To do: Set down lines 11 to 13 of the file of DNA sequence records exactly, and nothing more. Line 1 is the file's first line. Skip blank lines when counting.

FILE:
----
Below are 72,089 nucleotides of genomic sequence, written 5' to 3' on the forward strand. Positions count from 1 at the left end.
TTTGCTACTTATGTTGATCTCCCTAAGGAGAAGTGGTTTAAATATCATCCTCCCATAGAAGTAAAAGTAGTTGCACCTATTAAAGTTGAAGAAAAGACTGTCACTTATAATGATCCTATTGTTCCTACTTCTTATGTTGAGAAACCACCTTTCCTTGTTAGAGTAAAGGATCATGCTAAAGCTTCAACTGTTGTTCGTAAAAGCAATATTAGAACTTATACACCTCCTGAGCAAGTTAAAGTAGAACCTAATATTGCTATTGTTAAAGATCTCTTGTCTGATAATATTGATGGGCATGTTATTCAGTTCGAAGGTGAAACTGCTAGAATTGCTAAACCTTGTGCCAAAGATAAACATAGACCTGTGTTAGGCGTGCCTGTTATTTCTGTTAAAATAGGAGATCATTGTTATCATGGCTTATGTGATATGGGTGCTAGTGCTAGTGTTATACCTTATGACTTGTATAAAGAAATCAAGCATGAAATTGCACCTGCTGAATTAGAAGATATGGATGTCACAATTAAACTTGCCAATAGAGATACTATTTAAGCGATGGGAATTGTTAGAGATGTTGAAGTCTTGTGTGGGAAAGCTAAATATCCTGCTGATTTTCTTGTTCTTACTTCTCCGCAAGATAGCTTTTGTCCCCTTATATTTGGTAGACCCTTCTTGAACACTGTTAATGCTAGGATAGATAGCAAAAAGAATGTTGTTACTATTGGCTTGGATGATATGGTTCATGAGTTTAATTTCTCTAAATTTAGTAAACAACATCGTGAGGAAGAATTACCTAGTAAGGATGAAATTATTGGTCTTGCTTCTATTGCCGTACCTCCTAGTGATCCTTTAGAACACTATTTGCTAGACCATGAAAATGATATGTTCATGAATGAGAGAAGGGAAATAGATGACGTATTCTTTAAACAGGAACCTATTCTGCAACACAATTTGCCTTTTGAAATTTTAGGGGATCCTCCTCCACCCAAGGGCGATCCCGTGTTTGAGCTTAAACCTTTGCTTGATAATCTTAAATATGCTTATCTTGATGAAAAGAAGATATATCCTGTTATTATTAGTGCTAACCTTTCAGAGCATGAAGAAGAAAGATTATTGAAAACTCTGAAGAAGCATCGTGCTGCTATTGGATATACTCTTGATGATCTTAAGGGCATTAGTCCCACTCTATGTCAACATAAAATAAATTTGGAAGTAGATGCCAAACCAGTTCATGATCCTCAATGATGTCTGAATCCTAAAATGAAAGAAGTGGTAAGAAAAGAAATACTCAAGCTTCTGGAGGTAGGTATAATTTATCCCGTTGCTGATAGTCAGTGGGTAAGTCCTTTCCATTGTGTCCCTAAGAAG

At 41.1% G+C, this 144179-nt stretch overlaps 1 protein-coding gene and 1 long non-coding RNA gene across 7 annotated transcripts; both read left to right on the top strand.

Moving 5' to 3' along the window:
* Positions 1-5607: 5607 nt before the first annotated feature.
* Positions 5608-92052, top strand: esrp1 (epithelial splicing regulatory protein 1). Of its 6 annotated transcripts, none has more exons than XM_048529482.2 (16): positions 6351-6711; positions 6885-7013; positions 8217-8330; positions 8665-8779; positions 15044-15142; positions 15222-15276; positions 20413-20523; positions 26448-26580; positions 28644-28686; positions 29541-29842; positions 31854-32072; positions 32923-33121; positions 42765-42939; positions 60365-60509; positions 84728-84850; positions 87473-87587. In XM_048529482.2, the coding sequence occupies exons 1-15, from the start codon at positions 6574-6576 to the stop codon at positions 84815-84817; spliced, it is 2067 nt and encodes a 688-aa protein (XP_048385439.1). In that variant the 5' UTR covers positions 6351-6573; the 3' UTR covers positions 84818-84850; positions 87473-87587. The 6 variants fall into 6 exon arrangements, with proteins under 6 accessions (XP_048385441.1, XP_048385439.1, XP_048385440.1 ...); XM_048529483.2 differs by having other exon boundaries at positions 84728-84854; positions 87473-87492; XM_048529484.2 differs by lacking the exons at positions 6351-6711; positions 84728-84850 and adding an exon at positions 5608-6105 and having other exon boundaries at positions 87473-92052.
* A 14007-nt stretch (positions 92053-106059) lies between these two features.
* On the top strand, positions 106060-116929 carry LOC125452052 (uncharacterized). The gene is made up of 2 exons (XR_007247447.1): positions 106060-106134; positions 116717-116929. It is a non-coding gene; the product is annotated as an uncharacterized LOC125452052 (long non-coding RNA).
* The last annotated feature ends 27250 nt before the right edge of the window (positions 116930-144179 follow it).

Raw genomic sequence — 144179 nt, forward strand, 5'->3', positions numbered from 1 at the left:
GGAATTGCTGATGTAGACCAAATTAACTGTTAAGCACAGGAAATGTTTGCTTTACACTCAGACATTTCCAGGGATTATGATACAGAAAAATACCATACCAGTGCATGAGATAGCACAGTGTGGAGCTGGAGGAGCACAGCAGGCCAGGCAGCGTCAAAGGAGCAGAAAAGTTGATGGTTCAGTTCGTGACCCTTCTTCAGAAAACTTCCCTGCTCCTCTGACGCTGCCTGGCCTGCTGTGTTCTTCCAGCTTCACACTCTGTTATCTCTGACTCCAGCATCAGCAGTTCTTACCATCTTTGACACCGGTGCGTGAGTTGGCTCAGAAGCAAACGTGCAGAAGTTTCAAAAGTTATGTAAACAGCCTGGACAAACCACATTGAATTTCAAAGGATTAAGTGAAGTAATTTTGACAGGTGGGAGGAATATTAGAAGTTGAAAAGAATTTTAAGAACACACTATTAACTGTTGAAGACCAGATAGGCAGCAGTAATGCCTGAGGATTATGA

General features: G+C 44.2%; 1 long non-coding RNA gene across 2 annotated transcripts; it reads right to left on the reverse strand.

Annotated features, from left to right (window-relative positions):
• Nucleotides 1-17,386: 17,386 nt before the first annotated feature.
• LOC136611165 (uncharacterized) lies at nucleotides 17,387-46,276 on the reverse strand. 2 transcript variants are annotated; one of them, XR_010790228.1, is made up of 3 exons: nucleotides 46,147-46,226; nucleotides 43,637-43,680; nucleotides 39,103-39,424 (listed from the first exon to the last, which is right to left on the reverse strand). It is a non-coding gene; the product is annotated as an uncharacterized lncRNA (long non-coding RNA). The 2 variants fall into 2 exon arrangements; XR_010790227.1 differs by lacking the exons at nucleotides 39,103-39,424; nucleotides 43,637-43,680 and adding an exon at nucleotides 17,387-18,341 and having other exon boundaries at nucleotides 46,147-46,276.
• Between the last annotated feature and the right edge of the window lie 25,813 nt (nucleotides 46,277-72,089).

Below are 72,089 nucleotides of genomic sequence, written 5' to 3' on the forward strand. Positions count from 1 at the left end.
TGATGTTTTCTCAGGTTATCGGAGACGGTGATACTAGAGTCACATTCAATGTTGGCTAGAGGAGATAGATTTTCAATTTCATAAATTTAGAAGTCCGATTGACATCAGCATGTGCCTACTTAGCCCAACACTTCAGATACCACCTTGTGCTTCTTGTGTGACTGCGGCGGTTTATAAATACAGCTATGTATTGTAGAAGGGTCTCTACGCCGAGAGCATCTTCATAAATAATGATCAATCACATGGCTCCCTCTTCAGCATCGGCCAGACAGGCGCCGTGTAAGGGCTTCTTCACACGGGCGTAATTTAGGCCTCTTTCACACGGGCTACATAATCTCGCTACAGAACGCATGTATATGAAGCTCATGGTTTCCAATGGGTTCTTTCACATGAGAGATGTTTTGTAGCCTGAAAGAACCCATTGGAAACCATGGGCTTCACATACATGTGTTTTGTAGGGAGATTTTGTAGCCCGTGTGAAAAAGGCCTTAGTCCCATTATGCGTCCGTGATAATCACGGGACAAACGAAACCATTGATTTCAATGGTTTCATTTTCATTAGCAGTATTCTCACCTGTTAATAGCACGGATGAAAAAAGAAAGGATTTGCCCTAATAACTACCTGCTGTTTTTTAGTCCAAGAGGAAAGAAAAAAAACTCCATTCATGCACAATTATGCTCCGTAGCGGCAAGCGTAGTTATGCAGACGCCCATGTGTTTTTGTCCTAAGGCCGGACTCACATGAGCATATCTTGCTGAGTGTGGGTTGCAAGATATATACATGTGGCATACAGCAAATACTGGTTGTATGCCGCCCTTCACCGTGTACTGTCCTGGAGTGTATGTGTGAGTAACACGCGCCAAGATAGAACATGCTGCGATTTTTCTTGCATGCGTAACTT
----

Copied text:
GGAATTGCTGATGTAGACCAAATTAACTGTTAAGCACAGGAAATGTTTGCTTTACACTCAGACATTTCCAGGGATTATGATACAGAAAAATACCATACCAGTGCATGAGATAGCACAGTGTGGAGCTGGAGGAGCACAGCAGGCCAGGCAGCGTCAAAGGAGCAGAAAAGTTGATGGTTCAGTTCGTGACCCTTCTTCAGAAAACTTCCCTGCTCCTCTGACGCTGCCTGGCCTGCTGTGTTCTTCCAGCTTCACACTCTGTTATCTCTGACTCCAGCATCAGCAGTTCTTACCATCTTTGACACCGGTGCGTGAGTTGGCTCAGAAGCAAACGTGCAGAAGTTTCAAAAGTTATGTAAACAGCCTGGACAAACCACATTGAATTTCAAAGGATTAAGTGAAGTAATTTTGACAGGTGGGAGGAATATTAGAAGTTGAAAAGAATTTTAAGAACACACTATTAACTGTTGAAGACCAGATAGGCAGCAGTAATGCCTGAGGATTATGA

General features: G+C 44.2%; 1 long non-coding RNA gene across 2 annotated transcripts; it reads right to left on the reverse strand.

Annotated features, from left to right (window-relative positions):